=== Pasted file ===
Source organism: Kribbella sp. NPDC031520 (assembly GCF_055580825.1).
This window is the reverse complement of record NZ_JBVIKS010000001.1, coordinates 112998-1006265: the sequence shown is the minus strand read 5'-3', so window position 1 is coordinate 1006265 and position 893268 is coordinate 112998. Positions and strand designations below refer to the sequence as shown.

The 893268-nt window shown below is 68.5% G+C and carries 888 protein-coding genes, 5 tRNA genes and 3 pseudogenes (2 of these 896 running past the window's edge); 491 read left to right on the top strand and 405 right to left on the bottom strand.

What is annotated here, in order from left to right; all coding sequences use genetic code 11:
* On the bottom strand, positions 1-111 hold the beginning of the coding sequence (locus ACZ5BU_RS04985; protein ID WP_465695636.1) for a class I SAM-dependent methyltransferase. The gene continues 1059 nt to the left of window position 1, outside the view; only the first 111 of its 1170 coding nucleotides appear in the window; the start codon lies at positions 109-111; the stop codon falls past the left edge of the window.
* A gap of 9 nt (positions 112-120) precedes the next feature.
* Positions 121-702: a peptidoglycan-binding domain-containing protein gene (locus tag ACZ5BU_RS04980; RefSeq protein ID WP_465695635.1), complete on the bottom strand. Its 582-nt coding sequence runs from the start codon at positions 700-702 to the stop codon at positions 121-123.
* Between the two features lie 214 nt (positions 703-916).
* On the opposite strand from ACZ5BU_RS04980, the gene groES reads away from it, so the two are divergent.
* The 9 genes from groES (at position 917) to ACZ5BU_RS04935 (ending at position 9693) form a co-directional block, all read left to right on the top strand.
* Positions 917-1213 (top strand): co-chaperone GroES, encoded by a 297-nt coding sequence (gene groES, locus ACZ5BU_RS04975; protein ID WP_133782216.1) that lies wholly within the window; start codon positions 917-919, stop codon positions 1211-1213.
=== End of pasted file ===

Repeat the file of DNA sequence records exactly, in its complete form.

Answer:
Source organism: Kribbella sp. NPDC031520 (assembly GCF_055580825.1).
This window is the reverse complement of record NZ_JBVIKS010000001.1, coordinates 112998-1006265: the sequence shown is the minus strand read 5'-3', so window position 1 is coordinate 1006265 and position 893268 is coordinate 112998. Positions and strand designations below refer to the sequence as shown.

The 893268-nt window shown below is 68.5% G+C and carries 888 protein-coding genes, 5 tRNA genes and 3 pseudogenes (2 of these 896 running past the window's edge); 491 read left to right on the top strand and 405 right to left on the bottom strand.

What is annotated here, in order from left to right; all coding sequences use genetic code 11:
* On the bottom strand, positions 1-111 hold the beginning of the coding sequence (locus ACZ5BU_RS04985; protein ID WP_465695636.1) for a class I SAM-dependent methyltransferase. The gene continues 1059 nt to the left of window position 1, outside the view; only the first 111 of its 1170 coding nucleotides appear in the window; the start codon lies at positions 109-111; the stop codon falls past the left edge of the window.
* A gap of 9 nt (positions 112-120) precedes the next feature.
* Positions 121-702: a peptidoglycan-binding domain-containing protein gene (locus tag ACZ5BU_RS04980; RefSeq protein ID WP_465695635.1), complete on the bottom strand. Its 582-nt coding sequence runs from the start codon at positions 700-702 to the stop codon at positions 121-123.
* Between the two features lie 214 nt (positions 703-916).
* On the opposite strand from ACZ5BU_RS04980, the gene groES reads away from it, so the two are divergent.
* The 9 genes from groES (at position 917) to ACZ5BU_RS04935 (ending at position 9693) form a co-directional block, all read left to right on the top strand.
* Positions 917-1213 (top strand): co-chaperone GroES, encoded by a 297-nt coding sequence (gene groES, locus ACZ5BU_RS04975; protein ID WP_133782216.1) that lies wholly within the window; start codon positions 917-919, stop codon positions 1211-1213.